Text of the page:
The news still stinging, I veer one way then another, letting my car take its own course. The good leave us untimely and without tact, I think. No, not think, know. We all know.
Even though the Woodstock festival took place some seventy miles away in Bethel, New York, promoter Michael Lang made a deliberate effort to name the event Woodstock for two reasons: he wanted to use the town’s name and notoriety as Dylan’s hideaway to attract attention to his festival, and he hoped to entice Dylan out of seclusion to return to the stage at the event.
Bob Dylan’s Love And Theft. Ben Folds’ Rockin’ The Suburbs. They Might Be Giants’ Mink Car. The Moldy Peaches’ S/T. Here is another look at four records that were released on September 11, 2001.
The elasticity of time and the shifting perspectives — all within a single verse, sometimes — was something I’d never heard. What was going on here? It was a world away from “Rockaway Beach.” Standing at the precipice of past and future, this song was easily the most complicated thing I’d ever heard. Surely I could figure it out. Right?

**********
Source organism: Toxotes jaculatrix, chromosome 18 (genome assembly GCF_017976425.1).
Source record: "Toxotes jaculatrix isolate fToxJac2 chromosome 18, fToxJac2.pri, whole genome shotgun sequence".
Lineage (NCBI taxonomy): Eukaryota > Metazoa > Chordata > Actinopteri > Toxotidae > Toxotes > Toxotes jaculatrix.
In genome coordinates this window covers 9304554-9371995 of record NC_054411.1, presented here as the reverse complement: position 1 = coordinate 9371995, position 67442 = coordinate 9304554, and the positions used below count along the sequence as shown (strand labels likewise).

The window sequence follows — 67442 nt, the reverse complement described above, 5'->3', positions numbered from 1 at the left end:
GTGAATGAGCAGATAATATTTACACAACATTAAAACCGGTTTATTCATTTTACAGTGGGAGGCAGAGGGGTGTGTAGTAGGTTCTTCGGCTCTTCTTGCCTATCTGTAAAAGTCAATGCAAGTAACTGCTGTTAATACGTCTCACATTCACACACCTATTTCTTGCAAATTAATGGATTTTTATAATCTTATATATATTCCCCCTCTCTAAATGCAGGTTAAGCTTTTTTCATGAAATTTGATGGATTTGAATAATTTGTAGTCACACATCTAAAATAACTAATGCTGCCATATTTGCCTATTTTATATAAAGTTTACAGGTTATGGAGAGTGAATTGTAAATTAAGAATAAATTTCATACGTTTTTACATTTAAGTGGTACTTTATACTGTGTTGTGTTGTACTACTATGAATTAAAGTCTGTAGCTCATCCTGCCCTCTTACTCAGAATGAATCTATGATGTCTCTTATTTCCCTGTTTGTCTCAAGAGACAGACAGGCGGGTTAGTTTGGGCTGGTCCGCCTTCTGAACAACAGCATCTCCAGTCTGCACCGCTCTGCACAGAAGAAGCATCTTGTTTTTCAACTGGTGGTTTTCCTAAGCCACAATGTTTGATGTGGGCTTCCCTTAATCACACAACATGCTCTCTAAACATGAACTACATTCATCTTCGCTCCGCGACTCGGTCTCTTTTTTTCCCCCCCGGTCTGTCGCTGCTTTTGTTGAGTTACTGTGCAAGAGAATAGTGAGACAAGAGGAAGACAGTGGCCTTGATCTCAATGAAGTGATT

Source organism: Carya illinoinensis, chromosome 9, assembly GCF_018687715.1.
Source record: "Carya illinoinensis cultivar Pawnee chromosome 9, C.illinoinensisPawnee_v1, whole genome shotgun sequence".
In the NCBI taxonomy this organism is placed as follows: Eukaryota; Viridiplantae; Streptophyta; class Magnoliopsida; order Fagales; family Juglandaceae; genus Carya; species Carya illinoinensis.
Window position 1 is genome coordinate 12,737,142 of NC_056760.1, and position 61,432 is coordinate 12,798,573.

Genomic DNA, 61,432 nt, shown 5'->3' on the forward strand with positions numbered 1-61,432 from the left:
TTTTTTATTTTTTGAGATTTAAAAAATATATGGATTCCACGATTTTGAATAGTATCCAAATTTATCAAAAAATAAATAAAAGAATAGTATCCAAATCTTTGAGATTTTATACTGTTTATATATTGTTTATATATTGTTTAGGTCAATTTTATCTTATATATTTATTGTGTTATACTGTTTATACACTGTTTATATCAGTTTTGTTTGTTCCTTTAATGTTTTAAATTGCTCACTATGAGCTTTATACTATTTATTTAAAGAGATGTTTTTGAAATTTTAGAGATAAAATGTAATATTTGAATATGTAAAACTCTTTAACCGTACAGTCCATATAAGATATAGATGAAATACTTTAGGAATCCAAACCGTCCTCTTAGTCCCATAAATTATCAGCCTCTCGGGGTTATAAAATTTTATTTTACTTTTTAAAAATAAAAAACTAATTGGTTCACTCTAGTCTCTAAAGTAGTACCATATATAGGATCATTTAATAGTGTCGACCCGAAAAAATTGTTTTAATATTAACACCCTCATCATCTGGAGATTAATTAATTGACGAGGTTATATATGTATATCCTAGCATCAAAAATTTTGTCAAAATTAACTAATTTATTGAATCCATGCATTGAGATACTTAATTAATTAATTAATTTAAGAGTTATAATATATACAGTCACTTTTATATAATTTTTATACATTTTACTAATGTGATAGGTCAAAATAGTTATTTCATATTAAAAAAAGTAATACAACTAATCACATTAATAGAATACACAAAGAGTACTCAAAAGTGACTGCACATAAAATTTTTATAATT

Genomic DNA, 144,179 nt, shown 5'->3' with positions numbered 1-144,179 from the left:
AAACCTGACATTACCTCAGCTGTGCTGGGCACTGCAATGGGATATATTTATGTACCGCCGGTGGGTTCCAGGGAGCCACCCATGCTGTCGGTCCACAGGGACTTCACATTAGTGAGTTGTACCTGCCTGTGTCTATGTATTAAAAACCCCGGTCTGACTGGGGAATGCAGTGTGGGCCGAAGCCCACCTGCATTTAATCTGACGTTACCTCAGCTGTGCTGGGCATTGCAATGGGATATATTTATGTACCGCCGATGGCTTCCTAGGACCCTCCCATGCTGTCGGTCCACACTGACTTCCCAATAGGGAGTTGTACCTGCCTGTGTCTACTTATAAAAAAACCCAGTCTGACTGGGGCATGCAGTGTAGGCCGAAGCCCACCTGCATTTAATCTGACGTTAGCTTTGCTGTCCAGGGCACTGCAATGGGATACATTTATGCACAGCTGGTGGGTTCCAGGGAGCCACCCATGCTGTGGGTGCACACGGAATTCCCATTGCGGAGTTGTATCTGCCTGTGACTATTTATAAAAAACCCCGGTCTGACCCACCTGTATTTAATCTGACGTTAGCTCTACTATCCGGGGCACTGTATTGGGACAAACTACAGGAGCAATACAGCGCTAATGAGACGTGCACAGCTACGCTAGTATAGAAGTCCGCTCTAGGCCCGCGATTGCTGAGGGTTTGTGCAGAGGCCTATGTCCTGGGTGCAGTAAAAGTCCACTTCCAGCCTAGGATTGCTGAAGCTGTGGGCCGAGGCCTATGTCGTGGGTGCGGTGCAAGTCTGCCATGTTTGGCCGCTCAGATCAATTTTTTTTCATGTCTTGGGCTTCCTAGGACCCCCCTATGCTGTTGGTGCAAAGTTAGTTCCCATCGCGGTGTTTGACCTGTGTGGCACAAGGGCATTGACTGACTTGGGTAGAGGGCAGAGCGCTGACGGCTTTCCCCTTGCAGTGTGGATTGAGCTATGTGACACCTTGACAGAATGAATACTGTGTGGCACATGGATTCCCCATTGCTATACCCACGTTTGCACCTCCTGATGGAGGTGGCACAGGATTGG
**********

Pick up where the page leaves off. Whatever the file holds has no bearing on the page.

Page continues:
5 Questions With “Together Through Life: A Personal Journey with the Music of Bob Dylan” Author Chris Morris
Morris’ take on Dylan’s music doesn’t merely weigh the quality of the work — it reveals how a gifted artist’s creations have the power to engage, incite, alter, and even rescue a listener over the course of a lifetime. Together Through Life occupies a unique space in the vast bibliography of Bob Dylan books.
Marc Dolan’s Bruce Springsteen and the Promise of Rock ’N’ Roll manages to avoid the traps of many rock biographies, offering up just enough personal history to put the phases of Springsteen’s career in context, but focusing primarily on its overarching themes, its influences and its impact. It may not be titillating, but if you’re even a casual admirer of Springsteen’s music you’re likely to find it both fascinating and insightful.
You can bake your cake and be it, too.